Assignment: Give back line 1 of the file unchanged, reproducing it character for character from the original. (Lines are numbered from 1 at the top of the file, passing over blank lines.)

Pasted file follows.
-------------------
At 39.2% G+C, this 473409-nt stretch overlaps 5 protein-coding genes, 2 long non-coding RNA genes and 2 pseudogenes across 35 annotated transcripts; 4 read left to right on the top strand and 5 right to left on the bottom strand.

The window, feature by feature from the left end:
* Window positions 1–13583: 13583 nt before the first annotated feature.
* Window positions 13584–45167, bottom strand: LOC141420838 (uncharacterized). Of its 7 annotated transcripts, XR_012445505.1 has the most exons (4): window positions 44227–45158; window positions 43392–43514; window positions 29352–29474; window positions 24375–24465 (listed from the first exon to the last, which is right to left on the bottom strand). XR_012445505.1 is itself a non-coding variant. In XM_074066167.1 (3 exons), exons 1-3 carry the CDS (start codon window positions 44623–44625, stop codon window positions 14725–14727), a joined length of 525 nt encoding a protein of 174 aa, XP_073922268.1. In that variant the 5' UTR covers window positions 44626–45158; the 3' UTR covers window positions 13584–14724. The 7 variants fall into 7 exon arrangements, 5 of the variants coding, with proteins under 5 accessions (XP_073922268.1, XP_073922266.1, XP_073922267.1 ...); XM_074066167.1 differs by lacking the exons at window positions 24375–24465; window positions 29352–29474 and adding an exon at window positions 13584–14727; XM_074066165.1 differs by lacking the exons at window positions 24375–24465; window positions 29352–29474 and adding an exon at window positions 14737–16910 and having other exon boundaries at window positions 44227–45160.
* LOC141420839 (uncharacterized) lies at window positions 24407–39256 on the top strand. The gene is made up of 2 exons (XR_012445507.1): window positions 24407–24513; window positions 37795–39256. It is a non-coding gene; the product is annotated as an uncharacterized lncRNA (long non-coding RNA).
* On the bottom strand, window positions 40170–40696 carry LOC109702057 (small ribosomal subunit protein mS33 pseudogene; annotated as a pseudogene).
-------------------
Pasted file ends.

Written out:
At 39.2% G+C, this 473409-nt stretch overlaps 5 protein-coding genes, 2 long non-coding RNA genes and 2 pseudogenes across 35 annotated transcripts; 4 read left to right on the top strand and 5 right to left on the bottom strand.